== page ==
Measuring Two-Dimensional Figures
Regions in a plane have a number of interesting properties that one-dimensional figures don't. Two such properties, and very important ones at that, are perimeter and area. The perimeter of a region in a plane is the length of the curve, or curves, that bound the region. Finding the perimeter of a polygon is easy; one needs only to sum the lengths of the sides of the polygon. With other curves, like circles for example, the length of the boundary curve is more difficult to calculate. There are formulas, though, that make the calculation of the length of such curves easier. We'll take a look at these formulas.
The area of a region in a plane is the rough equivalent of the length of a one-dimensional object: it is the most important and applicable property of figures in that dimension, and is the main trait through which regions in a plane can be compared. A region in a plane is formally defined as a simple closed surface united with its interior points. All points in a region are coplanar, of course. The area of a region in a plane is the number of square units the region covers. A square unit is a unit of length and width. Each unit is an actual square whose sides are of length one. With regions bound by simpler curves, formulas exist for calculating area. Such regions include polygons, whose sides are line segments. Various polygons, including regular polygons, quadrilaterals, and most importantly, triangles, have simple formulas for the calculation of their area. However, because some regions are bound by simple closed curves that aren't straight edges, the square units don't always nicely fit, making calculation of the areas of those regions difficult. With complex curves, calculus is needed to calculate area.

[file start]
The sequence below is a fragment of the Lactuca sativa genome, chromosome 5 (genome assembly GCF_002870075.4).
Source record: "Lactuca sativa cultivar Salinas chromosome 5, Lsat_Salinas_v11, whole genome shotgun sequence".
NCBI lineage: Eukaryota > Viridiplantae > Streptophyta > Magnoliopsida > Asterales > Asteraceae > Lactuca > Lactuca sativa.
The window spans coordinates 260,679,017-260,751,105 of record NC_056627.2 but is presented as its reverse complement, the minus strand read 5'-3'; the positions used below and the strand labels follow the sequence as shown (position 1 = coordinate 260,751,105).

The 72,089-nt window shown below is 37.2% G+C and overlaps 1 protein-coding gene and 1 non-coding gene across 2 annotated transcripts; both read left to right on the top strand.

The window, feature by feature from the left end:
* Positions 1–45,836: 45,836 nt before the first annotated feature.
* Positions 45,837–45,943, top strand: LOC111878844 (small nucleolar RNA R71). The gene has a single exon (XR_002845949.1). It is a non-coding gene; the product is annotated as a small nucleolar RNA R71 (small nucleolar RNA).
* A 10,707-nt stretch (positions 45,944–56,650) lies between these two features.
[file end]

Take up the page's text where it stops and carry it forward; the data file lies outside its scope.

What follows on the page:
In the following lessons, we'll look at the more simple regions and study the formulas that allow the calculation of those regions' areas. Eventually, with knowledge of perimeter and area, we will build a repertoire of different ways to compare geometric figures.